Hotel Castle Maria in McNamara serves as the territory’s temporary immigration detention centre. (File photo: ALLISON VAUGHN)

As gang violence continues to ravage Haiti following the Monday resignation of the country’s prime minister, at least 41 Haitian migrants are being housed in Hotel Castle Maria in McNamara while immigration officials work to navigate current restrictions on sending them home, according to Deputy Chief Immigration Officer Nadia Demming-Hodge.

They include men, women, and at least 11 children under the age of 6.

Two other migrants from Syria are in a similar situation, Ms. Demming-Hodge told the Beacon.

Two incidents

The migrants were apprehended in two separate incidents.

On Feb. 14 and 15 on Cooper Island and in nearby waters, 32 Haitians, including the 11 children, were found along with the two Syrian men, according to police and immigration officials.

Police said at the time that a vessel transporting “suspected illegal immigrants” had been intercepted shortly before midnight on Feb. 14 during a joint operation involving the Royal Virgin Islands Police Force and United States Customs and Border Protection.

All told, 18 of the migrants were males, including four children between the ages of 1.5 and 4, Ms. Demming-Hodge told the Beacon at the time.

The 16 females included seven children ranging from 1.5 to 5.5 years old.

Second incident

On Feb. 29, 14 more migrants were found in an abandoned building on Virgin Gorda after entering the territory illegally, police said.

Ms. Demming-Hodge said they included nine Haitians and one national each from Cameroon, Romania, Britain, Ecuador and France. Nine were male and five were female, including a French child, she said.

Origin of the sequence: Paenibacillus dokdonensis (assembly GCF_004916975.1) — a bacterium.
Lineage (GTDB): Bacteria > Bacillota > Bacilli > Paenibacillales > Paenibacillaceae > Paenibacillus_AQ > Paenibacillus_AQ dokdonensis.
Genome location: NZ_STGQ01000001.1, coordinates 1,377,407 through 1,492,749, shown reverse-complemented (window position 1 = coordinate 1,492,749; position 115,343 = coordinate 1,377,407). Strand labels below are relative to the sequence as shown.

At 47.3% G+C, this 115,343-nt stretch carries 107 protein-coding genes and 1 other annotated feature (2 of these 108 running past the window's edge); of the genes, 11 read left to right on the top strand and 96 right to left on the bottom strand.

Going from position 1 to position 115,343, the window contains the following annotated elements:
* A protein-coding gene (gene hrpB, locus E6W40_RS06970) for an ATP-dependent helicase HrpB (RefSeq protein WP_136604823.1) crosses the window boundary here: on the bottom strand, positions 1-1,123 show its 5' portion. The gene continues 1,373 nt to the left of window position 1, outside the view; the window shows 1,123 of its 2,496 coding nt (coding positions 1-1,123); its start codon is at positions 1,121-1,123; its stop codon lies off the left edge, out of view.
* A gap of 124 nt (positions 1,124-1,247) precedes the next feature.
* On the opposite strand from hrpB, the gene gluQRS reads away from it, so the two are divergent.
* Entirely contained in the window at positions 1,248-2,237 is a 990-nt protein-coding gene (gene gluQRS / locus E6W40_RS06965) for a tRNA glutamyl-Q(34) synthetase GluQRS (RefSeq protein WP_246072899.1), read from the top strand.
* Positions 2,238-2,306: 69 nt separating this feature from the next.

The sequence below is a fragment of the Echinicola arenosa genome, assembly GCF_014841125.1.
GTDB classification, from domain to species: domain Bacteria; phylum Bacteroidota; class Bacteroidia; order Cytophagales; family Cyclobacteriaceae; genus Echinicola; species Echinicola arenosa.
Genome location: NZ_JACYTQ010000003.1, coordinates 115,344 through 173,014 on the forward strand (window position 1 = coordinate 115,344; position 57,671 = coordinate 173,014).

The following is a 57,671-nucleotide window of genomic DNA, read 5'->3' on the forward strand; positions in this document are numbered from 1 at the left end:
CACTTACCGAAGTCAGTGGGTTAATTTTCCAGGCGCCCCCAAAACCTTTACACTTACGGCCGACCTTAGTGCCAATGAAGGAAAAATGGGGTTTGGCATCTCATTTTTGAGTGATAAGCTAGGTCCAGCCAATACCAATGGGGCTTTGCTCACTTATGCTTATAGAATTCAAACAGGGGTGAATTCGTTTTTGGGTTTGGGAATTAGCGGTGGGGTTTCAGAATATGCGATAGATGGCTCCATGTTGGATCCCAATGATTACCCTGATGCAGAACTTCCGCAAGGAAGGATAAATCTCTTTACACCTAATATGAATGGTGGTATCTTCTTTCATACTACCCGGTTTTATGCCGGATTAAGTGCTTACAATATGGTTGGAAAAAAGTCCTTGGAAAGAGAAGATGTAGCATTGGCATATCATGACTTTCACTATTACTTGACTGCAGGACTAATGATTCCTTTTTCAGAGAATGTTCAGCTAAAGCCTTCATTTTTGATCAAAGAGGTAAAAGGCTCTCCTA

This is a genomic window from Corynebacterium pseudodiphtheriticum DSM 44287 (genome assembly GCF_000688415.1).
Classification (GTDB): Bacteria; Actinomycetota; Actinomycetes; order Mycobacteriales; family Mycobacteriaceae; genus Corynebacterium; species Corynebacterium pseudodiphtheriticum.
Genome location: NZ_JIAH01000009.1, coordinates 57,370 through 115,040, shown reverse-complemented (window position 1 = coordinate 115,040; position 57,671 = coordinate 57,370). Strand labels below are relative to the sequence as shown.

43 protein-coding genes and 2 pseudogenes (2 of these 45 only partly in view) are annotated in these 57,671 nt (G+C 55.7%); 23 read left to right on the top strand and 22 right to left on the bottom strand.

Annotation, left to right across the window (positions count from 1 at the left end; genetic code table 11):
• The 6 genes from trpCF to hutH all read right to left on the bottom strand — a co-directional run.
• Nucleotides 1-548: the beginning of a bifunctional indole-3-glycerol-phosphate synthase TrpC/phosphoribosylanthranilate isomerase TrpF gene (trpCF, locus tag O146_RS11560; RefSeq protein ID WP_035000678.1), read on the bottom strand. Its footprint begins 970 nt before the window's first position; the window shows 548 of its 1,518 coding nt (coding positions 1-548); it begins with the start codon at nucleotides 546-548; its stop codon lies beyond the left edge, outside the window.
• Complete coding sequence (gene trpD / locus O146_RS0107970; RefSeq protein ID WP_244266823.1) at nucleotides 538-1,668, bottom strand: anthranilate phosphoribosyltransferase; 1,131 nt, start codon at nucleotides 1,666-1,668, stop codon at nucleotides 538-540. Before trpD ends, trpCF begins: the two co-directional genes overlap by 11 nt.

On Tuesday, Ms. Demming-Hodge said that all the migrants were still housed at Hotel Castle Maria, which serves as the territory’s temporary immigration detention centre.

The first group, she said, remains in the territory nearly a month after their capture “due to restrictions on returns to Haiti and Syria at this time.”

She declined to provide further information about the way forward or the costs of housing the migrants.

Haiti violence

The violence in Haiti has escalated dramatically in recent weeks.

A coalition of armed gangs took control of most of the country after then-prime minister Ariel Henry left in late January to sign agreements in Kenya and Guyana for an international security force to help restore order.

The gangs prevented his return and demanded his resignation. This week, they got their wish.

After Caribbean leaders met in Jamaica on Monday to discuss a way forward for the country, Mr. Henry said his government would resign following the formation of a transition council.

“I’m asking all Haitians to remain calm and do everything they can for peace and stability to come back as fast as possible,” Mr. Henry said in an address announcing his resignation.

Mr. Henry had led the country since July 2021, following the assassination of President Jovenel Moïse.

Crisis in Syria

Syria is also facing a humanitarian crisis after 13 years of war, according to Paulo Pinheiro, the chairman of a United Nations commission of inquiry into the situation in the country.

“More than 90 percent now live in poverty, the economy is in freefall amid tightening sanctions, and increased lawlessness is fuelling predatory practices and extortion by armed forces and militia,” Mr. Pinheiro said this week.